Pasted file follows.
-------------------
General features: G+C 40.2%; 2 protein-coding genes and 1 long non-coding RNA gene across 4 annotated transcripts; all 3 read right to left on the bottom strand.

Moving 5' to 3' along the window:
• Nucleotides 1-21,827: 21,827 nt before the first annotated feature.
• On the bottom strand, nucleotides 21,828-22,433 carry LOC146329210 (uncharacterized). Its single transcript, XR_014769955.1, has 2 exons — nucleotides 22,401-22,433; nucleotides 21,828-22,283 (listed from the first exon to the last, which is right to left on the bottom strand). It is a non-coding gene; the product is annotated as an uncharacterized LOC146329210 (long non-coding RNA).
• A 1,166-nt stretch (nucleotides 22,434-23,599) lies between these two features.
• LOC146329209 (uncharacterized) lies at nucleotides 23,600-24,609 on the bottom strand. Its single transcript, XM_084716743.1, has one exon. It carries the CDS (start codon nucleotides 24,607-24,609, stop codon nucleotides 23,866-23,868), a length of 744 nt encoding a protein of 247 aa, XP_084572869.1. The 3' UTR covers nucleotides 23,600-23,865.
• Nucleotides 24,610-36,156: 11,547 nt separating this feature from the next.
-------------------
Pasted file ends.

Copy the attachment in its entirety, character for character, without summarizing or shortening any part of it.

General features: G+C 40.2%; 2 protein-coding genes and 1 long non-coding RNA gene across 4 annotated transcripts; all 3 read right to left on the bottom strand.

Moving 5' to 3' along the window:
• Nucleotides 1-21,827: 21,827 nt before the first annotated feature.
• On the bottom strand, nucleotides 21,828-22,433 carry LOC146329210 (uncharacterized). Its single transcript, XR_014769955.1, has 2 exons — nucleotides 22,401-22,433; nucleotides 21,828-22,283 (listed from the first exon to the last, which is right to left on the bottom strand). It is a non-coding gene; the product is annotated as an uncharacterized LOC146329210 (long non-coding RNA).
• A 1,166-nt stretch (nucleotides 22,434-23,599) lies between these two features.
• LOC146329209 (uncharacterized) lies at nucleotides 23,600-24,609 on the bottom strand. Its single transcript, XM_084716743.1, has one exon. It carries the CDS (start codon nucleotides 24,607-24,609, stop codon nucleotides 23,866-23,868), a length of 744 nt encoding a protein of 247 aa, XP_084572869.1. The 3' UTR covers nucleotides 23,600-23,865.
• Nucleotides 24,610-36,156: 11,547 nt separating this feature from the next.